Male beat groups ruled the mid-60s Merseyside roost but the area was also home to its fair share of female talent. To illustrate the point, here are 25 hand-picked girl-pop artefacts from the environs of Liverpool, including a bunch of scarce new-to-CD titles.
Over the last few years Ace has built up a series of prime British female pop collections, with individual releases drawn from four of the country’s leading record companies of the 1960s: Decca, Pye, EMI and, most recently, Philips. With this compilation, rather than focus on a particular imprint, the spotlight falls on artists from a certain geographical area.
Liverpool’s pop queen Cilla Black is featured with her two most Merseybeat-oriented tracks: a terrific version of ‘A Shot Of Rhythm And Blues’, the first song she ever recorded at Abbey Road, and ‘Love Of The Loved’, a song John Lennon had offered to Beryl Marsden but which Brian Epstein requisitioned for Cilla. Beryl herself – who, prior to Cilla’s chart breakthrough, was considered the top female singer on the Liverpool scene – appears with ‘What’s She Got (That I Ain’t Got)’ and, from Decca Records’ “At The Cavern” album, her version of ‘Everybody Loves A Lover’.
The guitar-toting Liverbirds, as seen on the CD cover, released no records in the UK but were stars in their adopted Germany, where their repertoire of Bo Diddley and Chuck Berry numbers made them favourites at the Star-Club. ‘Long Tall Shorty’ and ‘Why Do You Hang Around Me’, here, are from their second LP, “More Of The Liverbirds”. At the time of writing, Girls Don’t Play Guitars, a new stage musical about the group, is packing them in at the Royal Court Theatre in Liverpool, just a short walk from the Cavern Club.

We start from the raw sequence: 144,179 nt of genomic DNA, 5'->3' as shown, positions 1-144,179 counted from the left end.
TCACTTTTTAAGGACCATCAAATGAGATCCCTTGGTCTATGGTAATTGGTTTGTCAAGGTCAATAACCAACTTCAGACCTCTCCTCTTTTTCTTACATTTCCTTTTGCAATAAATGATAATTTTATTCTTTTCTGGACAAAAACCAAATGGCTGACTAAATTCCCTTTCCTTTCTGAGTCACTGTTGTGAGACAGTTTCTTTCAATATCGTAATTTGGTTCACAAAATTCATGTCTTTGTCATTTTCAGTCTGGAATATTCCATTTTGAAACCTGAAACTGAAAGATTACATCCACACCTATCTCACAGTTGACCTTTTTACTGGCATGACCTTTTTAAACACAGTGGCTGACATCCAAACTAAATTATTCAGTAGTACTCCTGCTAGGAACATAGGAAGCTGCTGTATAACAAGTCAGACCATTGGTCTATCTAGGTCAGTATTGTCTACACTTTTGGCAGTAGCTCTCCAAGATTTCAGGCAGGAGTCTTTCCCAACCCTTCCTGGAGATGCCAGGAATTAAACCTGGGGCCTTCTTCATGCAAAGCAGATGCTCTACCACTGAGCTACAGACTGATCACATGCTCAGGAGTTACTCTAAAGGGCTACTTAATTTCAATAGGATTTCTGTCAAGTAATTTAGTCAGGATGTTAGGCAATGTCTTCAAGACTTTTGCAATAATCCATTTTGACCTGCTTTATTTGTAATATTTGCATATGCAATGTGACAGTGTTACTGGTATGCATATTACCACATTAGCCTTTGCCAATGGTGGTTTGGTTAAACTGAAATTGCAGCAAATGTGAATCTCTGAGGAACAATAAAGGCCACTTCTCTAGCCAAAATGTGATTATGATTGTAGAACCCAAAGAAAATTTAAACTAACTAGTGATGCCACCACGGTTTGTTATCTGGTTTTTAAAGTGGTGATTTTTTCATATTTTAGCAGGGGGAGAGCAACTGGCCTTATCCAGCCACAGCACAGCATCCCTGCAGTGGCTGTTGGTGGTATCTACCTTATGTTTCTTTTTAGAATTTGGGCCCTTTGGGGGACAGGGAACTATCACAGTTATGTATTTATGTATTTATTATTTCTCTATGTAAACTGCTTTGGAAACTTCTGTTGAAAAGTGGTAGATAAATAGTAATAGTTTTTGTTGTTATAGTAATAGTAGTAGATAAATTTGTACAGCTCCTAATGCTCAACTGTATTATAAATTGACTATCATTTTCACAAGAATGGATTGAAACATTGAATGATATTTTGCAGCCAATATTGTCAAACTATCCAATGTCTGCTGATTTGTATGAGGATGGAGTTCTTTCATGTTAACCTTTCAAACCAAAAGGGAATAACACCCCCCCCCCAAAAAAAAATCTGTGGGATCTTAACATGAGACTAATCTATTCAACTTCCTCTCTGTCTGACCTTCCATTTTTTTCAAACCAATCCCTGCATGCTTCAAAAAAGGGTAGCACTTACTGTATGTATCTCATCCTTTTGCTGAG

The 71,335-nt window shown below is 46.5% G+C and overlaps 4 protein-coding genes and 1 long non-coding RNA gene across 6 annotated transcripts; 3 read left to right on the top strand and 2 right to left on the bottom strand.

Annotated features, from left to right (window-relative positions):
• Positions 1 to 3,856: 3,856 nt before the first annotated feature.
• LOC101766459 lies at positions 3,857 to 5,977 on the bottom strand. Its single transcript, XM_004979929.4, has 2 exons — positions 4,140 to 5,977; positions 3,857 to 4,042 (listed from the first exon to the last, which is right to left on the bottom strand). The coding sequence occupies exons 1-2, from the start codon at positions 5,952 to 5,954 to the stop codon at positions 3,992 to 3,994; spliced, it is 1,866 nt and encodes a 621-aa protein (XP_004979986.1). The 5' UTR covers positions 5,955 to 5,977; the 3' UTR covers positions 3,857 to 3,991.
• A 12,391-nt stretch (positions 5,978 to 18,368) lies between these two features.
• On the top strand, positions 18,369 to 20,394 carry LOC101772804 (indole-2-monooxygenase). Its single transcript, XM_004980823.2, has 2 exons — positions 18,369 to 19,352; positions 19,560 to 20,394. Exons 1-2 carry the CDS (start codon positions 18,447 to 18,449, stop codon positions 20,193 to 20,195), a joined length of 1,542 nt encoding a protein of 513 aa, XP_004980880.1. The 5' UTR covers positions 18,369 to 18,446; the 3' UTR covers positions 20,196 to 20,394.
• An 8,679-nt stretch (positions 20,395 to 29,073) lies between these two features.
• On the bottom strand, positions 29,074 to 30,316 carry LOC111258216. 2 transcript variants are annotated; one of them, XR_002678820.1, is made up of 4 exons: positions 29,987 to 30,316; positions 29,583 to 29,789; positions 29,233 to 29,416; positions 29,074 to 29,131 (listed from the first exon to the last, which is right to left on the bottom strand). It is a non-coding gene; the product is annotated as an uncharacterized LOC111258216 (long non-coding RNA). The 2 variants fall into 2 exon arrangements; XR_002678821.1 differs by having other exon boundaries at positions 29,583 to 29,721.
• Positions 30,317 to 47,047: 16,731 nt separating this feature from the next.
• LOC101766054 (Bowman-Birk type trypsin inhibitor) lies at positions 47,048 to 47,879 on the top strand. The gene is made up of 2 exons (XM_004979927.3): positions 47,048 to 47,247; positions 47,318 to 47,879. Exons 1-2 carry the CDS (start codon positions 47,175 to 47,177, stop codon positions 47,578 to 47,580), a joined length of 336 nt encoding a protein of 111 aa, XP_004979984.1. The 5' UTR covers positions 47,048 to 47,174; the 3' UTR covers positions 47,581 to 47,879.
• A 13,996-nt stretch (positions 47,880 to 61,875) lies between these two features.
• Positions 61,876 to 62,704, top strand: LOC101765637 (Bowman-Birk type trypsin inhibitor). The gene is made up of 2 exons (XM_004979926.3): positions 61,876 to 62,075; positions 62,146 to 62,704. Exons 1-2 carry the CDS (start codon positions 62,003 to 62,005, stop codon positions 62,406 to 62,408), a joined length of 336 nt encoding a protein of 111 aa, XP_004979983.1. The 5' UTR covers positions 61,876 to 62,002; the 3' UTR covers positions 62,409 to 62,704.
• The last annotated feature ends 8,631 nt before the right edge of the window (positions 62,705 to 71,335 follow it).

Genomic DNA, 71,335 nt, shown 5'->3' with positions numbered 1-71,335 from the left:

The Vernons Girls and the Breakaways – two more groups inextricably associated with Liverpool – are also featured, along with a selection of proven fan favourites and a batch of scarce new-to-CD tracks by the Three Bells, Nola York, Tiffany, Lyn Cornell, Cindy Cole and, not least, one-time Vernons Girls lead vocalist Samantha Jones, whose previously unissued ‘I Don’t Want To Be The One’ was recorded in London with visiting American songwriter/producer Teddy Randazzo.
The collection comes with a rather fine 28-page booklet boasting a lavishly illustrated 7000-word note by genre expert Ian Chapman and myself.